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Viewing Image Metadata in Photos and iOS 8

PhotoJoseph's picture
October 6, 2014 - 8:49am

One of the features iPhoto for iOS users loved was the ability to see your image metadata — the exposure, date and time of capture, and if GPS data was embedded, where the photo was shot. This feature disappeared with iPhoto, and Photos for iOS doesn't (yet) have it. Fortunately at least two third parties have stepped in to fill the void, each taking two very different approaches.

Photo Investigator

Photo Investigator by Danny Anderson is a free app with two 99¢ in-app purchases available; one to remove ads, and another to give the ability to remove metadata from a photo (handy for privacy concerns when sharing on social media).

Photo Investigator's approach is quite clever. Instead of being a “Photo Extension” it's a “Share Extension”, which allows you to view your image metadata from nearly any app. This allows you to get to it very quickly, from almost anywhere. Unfortunately it's not very pretty, but as you'll see, the developer is working on that.


Once installed, to set it up you can open any app with a share sheet, such as Photos, scroll to the side until you see the More button, and then enable it from there. Perhaps confusingly it's called Metadata in here, but that is quite literal, so there ya go.

Enable “Metadata” in a share sheet to access Photo Investigator from nearly any app

You may want to drag it elsewhere in the list. This position seems to be unique to each app, so you may find yourself rearranging it several times.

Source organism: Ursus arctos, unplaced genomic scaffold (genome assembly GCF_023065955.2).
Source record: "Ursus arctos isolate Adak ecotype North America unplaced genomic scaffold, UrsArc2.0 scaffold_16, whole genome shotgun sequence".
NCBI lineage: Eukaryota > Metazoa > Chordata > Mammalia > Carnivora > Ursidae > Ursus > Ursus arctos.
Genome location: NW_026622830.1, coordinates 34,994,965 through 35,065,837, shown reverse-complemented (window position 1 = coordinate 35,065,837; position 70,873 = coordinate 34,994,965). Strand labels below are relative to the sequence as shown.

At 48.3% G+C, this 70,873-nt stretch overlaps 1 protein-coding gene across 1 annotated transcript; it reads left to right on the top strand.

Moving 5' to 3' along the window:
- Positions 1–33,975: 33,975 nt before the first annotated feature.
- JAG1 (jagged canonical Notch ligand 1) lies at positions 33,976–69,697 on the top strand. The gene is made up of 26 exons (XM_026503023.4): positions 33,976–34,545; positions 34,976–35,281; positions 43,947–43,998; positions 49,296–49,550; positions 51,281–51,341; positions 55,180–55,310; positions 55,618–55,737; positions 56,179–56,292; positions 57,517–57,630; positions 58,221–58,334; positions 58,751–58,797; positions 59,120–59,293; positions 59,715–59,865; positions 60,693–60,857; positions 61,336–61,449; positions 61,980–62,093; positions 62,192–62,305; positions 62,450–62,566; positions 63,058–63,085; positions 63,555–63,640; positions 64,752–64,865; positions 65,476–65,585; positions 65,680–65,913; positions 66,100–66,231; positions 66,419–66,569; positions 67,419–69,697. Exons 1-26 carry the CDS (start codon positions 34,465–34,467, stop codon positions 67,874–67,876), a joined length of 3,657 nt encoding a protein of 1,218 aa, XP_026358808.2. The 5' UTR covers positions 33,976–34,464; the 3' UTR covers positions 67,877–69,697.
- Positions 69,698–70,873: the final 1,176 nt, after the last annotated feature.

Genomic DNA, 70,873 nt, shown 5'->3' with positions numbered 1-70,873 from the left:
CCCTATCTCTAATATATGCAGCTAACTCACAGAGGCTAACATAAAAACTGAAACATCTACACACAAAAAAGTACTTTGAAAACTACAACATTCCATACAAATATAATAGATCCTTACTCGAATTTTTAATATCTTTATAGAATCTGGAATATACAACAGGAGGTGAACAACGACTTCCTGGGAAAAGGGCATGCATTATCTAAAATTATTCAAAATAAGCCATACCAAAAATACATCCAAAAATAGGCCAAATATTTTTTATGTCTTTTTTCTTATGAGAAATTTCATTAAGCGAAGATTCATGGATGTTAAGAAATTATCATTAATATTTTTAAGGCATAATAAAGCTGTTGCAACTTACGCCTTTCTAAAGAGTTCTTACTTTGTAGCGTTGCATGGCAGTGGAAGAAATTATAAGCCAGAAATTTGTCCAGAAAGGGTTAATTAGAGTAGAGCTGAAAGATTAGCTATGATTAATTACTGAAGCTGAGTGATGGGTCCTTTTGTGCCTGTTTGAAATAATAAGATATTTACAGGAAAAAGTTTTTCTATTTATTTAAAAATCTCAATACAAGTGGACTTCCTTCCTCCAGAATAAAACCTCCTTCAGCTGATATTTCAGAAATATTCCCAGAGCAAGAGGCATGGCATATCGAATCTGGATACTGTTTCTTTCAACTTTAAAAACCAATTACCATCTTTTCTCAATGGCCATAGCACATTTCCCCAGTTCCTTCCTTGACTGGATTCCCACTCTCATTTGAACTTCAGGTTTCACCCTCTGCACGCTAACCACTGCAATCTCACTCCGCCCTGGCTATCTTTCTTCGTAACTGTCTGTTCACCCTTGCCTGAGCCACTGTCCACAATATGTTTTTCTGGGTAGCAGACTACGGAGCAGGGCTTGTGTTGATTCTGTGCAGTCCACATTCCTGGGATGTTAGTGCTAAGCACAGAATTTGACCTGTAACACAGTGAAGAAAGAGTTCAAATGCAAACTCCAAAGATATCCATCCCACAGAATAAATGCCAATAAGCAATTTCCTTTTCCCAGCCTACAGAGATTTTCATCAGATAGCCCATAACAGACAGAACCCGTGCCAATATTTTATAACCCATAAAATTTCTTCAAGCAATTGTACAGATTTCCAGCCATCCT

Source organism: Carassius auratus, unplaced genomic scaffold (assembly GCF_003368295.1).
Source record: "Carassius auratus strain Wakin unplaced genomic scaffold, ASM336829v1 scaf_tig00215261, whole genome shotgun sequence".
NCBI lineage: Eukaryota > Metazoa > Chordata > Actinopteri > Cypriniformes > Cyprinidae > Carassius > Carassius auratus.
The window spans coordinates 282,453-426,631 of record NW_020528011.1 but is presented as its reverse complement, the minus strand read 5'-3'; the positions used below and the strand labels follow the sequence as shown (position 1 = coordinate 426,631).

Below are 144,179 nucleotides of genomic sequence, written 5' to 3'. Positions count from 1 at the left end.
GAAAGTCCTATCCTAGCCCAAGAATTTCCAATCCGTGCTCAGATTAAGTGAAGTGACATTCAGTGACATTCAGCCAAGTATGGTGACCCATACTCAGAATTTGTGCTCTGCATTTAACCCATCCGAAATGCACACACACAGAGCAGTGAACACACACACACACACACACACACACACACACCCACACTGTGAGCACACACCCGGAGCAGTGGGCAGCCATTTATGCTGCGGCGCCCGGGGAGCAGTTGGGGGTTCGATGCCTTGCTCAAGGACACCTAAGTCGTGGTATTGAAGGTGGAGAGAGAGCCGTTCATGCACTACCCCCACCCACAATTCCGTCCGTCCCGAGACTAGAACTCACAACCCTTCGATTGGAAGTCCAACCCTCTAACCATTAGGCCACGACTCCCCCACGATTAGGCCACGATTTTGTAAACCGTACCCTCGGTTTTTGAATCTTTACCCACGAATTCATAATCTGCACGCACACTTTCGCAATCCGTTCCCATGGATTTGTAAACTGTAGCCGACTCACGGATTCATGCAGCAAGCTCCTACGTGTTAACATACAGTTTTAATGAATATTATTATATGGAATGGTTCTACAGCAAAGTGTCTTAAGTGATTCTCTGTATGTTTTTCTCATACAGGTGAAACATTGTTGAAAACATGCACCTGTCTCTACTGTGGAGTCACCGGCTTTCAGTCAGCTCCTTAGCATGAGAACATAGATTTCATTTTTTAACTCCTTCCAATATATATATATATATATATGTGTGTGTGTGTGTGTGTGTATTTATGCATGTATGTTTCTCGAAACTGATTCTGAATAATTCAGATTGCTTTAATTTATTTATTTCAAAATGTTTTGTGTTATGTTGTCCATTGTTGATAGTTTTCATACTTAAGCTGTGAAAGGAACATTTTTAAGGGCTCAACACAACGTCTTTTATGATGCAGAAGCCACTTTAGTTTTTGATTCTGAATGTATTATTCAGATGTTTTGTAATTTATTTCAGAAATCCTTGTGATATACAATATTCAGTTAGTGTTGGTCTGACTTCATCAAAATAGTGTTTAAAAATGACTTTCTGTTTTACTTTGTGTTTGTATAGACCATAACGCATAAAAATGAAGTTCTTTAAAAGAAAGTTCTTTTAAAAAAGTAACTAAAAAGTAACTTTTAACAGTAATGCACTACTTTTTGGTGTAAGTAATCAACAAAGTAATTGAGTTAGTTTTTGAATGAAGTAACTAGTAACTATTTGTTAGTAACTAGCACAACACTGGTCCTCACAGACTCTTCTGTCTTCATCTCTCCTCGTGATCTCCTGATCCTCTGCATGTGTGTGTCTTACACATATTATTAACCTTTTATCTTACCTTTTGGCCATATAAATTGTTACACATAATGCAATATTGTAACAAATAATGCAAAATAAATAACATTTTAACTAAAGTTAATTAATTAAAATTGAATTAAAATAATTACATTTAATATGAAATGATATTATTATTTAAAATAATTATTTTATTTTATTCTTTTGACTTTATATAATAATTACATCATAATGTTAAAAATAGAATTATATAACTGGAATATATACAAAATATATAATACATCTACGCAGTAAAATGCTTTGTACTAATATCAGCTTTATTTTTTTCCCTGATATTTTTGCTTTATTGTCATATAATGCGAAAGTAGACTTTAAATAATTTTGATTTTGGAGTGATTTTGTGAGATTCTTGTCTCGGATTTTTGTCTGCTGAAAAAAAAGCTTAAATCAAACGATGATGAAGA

To use it, open a photo, well, anywhere. Messages, Photos, even in Mail (tap-hold on an image in Mail to bring up the Share sheet), when you tap on the Share icon…

The Share button in iOS 8

…and you'll see something like this…

The Share Sheet in iOS 8 now reveals the Metadata option

As you can see, Metadata is an option there. Just tap to open, of course.

NOTE: There is a bug in iOS 8.0.2 where this icon appears blank in the Photos app, but is fine in others. This is a known bug and will hopefully be addressed soon. You can still see the title, so you know what you're tapping on, just not the icon.

Once tapped, it will reveal a fresh new window with lots of good info on your photo, including a map if the image had GPS data embedded.

All your metadata are belong to us

As you can see, metadata abounds, and tapping on View Advanced Metadata will reveal even more info. A lot more info, in fact.

Just one page of many in the “advanced metadata” view in Photo Investigator for iOS

Pretty much every EXIF and IPTC field is in here. Or maybe ever field. I didn't count. But there's a lot.


I'll preface this by saying that the app appears to be developed by a single individual, and that chap (Danny) has been great to chat with. I've been in touch with him since I discovered the app, and he's been very quick to address my concerns and promise updates in the very near future. Here are a few things that need to be better about the app, in no particular order, all of which he has acknowledged: